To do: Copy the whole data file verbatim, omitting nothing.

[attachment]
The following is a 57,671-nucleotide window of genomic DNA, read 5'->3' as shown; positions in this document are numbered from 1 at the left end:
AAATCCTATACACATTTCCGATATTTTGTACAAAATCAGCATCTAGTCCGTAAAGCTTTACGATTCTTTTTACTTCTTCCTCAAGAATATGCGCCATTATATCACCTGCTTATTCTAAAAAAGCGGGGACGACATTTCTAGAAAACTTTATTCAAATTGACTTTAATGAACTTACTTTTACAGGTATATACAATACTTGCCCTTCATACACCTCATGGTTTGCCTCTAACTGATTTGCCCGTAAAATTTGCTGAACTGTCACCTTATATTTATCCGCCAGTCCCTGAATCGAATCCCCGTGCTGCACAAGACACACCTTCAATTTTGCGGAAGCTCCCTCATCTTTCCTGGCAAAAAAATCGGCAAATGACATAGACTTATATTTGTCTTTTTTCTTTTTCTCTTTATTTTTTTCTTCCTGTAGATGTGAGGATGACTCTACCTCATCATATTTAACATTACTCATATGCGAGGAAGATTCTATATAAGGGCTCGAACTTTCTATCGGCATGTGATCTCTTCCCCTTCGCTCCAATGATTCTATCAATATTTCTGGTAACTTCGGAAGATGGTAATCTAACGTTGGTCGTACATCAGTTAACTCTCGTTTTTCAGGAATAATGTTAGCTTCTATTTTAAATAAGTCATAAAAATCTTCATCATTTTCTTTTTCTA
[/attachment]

The following is a 57,671-nucleotide window of genomic DNA, read 5'->3' as shown; positions in this document are numbered from 1 at the left end:
AAATCCTATACACATTTCCGATATTTTGTACAAAATCAGCATCTAGTCCGTAAAGCTTTACGATTCTTTTTACTTCTTCCTCAAGAATATGCGCCATTATATCACCTGCTTATTCTAAAAAAGCGGGGACGACATTTCTAGAAAACTTTATTCAAATTGACTTTAATGAACTTACTTTTACAGGTATATACAATACTTGCCCTTCATACACCTCATGGTTTGCCTCTAACTGATTTGCCCGTAAAATTTGCTGAACTGTCACCTTATATTTATCCGCCAGTCCCTGAATCGAATCCCCGTGCTGCACAAGACACACCTTCAATTTTGCGGAAGCTCCCTCATCTTTCCTGGCAAAAAAATCGGCAAATGACATAGACTTATATTTGTCTTTTTTCTTTTTCTCTTTATTTTTTTCTTCCTGTAGATGTGAGGATGACTCTACCTCATCATATTTAACATTACTCATATGCGAGGAAGATTCTATATAAGGGCTCGAACTTTCTATCGGCATGTGATCTCTTCCCCTTCGCTCCAATGATTCTATCAATATTTCTGGTAACTTCGGAAGATGGTAATCTAACGTTGGTCGTACATCAGTTAACTCTCGTTTTTCAGGAATAATGTTAGCTTCTATTTTAAATAAGTCATAAAAATCTTCATCATTTTCTTTTTCTA